Relationship Change Analysis

When I was younger and more idealistic I assumed friendships and romantic relationships would go on indefinitely. I am not sure if this belief was due to being naively loyal or old fashion idealistic, most likely an intoxicating speedball like combination of both. The fact is in the real world most relationships have a shelf life. Resisting this truth or wishing things were different will not change this fact. Deep family ties excluded, most relationships are based on proximity, similar interests, and mutually satisfying interactions. When these factors change the relationship changes as a result.

Originally, I was going to title this post relationship failure analysis but that sets the wrong tone and jousts vs. the concept that relationships have a shelf life. Whether it is family, business, friendship, or romantic relationships, a changing relationship status can only be considered a failure if it was destructive, one sided, contrary to your aspirations, or you continue to repeat mistakes. In technology related fields system failures are analyzed post mortem to document the facts/timeline of the event, what caused the failure and what corrective measures need to be put in place to prevent future recurrence. A similar format can be just as useful to learn from your past and present relationships. Relationship Change Analysis can be a disciplined approach to reflect on relationships good and bad and determine changes you need to make to become happier and more effective in reaching your goals. Too many people live like the movie Groundhog Day and keep approaching every relationship the same without learning from the past. Give this process a try so you are not one of them.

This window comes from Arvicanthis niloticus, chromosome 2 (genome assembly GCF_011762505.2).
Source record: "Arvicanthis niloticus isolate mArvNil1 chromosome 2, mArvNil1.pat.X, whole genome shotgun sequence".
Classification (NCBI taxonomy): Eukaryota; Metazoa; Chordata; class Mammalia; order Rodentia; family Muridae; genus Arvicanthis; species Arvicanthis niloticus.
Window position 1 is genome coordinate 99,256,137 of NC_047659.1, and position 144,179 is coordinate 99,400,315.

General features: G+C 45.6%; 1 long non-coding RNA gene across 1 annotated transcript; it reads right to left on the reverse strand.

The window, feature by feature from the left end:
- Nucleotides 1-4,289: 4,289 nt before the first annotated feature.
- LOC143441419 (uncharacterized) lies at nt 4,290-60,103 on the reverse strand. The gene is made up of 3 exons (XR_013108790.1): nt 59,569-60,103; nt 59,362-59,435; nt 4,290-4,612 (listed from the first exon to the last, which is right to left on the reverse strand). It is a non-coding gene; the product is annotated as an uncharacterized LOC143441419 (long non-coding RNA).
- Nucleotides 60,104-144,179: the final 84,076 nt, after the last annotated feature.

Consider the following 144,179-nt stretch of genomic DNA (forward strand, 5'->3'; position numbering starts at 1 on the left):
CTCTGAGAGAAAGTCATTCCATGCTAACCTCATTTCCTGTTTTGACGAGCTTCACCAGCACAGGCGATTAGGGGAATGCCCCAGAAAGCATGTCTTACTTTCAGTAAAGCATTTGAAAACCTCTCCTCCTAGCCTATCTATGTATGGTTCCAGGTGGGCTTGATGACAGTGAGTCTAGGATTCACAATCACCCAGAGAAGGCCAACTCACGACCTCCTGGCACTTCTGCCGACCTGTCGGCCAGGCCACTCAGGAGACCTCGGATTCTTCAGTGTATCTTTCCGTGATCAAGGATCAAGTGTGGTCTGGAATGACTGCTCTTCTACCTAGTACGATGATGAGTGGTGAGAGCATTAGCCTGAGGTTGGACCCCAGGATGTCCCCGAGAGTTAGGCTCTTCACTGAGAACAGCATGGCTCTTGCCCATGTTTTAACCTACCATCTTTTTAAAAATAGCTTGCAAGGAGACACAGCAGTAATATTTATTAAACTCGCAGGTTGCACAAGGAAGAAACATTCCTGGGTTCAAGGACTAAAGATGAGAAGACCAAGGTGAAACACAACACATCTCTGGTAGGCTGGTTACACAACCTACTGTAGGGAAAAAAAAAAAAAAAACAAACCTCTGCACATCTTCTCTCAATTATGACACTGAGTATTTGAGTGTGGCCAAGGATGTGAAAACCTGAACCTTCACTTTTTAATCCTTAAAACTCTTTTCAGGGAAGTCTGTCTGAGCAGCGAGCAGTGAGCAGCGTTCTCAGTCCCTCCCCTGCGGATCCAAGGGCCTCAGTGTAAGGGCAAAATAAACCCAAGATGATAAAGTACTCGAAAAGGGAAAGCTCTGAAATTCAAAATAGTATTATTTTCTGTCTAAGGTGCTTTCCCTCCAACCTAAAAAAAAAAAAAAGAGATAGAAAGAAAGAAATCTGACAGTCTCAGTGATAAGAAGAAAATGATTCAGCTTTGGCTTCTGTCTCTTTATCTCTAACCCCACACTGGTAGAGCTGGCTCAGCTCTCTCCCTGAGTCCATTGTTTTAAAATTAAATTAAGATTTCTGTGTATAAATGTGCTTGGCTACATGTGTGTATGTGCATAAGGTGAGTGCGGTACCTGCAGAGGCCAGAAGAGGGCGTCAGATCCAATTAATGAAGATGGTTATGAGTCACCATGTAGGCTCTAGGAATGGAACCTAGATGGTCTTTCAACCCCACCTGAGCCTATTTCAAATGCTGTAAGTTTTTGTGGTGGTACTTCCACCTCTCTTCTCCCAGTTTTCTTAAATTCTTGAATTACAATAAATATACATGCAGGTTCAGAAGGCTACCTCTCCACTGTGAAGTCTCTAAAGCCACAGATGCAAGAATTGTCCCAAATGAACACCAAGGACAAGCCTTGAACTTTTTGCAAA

Relationship Change Analysis Template

Relationship Type:

Length of relationship:

What was/is your goal for the relationship? :

What is the current status of relationship? :

High point of the relationship:

Low point of the relationship:

Typical experience while in the relationship:

Was the relationship beneficial to both parties? :

What caused the relationship to change? :

How does this relationship compare to similar relationships of the same category from the past/present (ie family, friend coworker, romantic etc.)? :

Thing(s) you liked most about the relationship?

Thing(s) you liked least about the relationship?

Things you would do different to have changed the outcome of the relationship?

Things you would not do different to have changed the outcome of the relationship?

How did close friends/family/associates view the relationship?

What are the most important things you learned from the relationship?

How will you approach a relationship of this type differently next time to reach your goals?

What are your goals for the next relationship you experience of this relationship type (ie family, friend coworker, romantic etc.):

This process can be useful for relationship resurrection or self reflection depending on your goals. Remember relationships change and it takes both people to make a relationship of any type so just because you want something a certain way does not mean the feeling is mutual. Self reflection is good but wallowing in the past is not so this process is meant for your personal growth and to help propel you forward not to beat you up for past mistakes. Make your next days your best days and your personal Golden Age.


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